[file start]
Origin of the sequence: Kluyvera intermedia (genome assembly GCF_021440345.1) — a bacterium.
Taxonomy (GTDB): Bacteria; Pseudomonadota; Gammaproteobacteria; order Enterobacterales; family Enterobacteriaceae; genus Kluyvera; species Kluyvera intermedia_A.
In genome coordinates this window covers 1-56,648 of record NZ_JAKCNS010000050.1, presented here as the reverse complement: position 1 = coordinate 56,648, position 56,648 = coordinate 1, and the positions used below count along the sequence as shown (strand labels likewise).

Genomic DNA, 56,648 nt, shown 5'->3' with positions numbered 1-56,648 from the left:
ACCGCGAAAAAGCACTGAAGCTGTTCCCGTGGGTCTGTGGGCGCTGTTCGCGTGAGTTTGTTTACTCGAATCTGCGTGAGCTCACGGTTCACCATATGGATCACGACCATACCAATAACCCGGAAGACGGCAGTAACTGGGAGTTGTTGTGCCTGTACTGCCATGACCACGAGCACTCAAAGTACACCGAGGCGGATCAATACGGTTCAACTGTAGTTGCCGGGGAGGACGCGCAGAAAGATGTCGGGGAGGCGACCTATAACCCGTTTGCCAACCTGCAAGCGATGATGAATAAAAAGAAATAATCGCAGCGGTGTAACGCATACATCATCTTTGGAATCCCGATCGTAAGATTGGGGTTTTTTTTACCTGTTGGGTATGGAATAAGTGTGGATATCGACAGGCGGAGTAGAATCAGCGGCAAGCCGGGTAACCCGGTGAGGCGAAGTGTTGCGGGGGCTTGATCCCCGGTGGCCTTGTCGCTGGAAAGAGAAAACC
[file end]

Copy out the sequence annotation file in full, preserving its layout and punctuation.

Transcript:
Origin of the sequence: Kluyvera intermedia (genome assembly GCF_021440345.1) — a bacterium.
Taxonomy (GTDB): Bacteria; Pseudomonadota; Gammaproteobacteria; order Enterobacterales; family Enterobacteriaceae; genus Kluyvera; species Kluyvera intermedia_A.
In genome coordinates this window covers 1-56,648 of record NZ_JAKCNS010000050.1, presented here as the reverse complement: position 1 = coordinate 56,648, position 56,648 = coordinate 1, and the positions used below count along the sequence as shown (strand labels likewise).

Genomic DNA, 56,648 nt, shown 5'->3' with positions numbered 1-56,648 from the left:
ACCGCGAAAAAGCACTGAAGCTGTTCCCGTGGGTCTGTGGGCGCTGTTCGCGTGAGTTTGTTTACTCGAATCTGCGTGAGCTCACGGTTCACCATATGGATCACGACCATACCAATAACCCGGAAGACGGCAGTAACTGGGAGTTGTTGTGCCTGTACTGCCATGACCACGAGCACTCAAAGTACACCGAGGCGGATCAATACGGTTCAACTGTAGTTGCCGGGGAGGACGCGCAGAAAGATGTCGGGGAGGCGACCTATAACCCGTTTGCCAACCTGCAAGCGATGATGAATAAAAAGAAATAATCGCAGCGGTGTAACGCATACATCATCTTTGGAATCCCGATCGTAAGATTGGGGTTTTTTTTACCTGTTGGGTATGGAATAAGTGTGGATATCGACAGGCGGAGTAGAATCAGCGGCAAGCCGGGTAACCCGGTGAGGCGAAGTGTTGCGGGGGCTTGATCCCCGGTGGCCTTGTCGCTGGAAAGAGAAAACC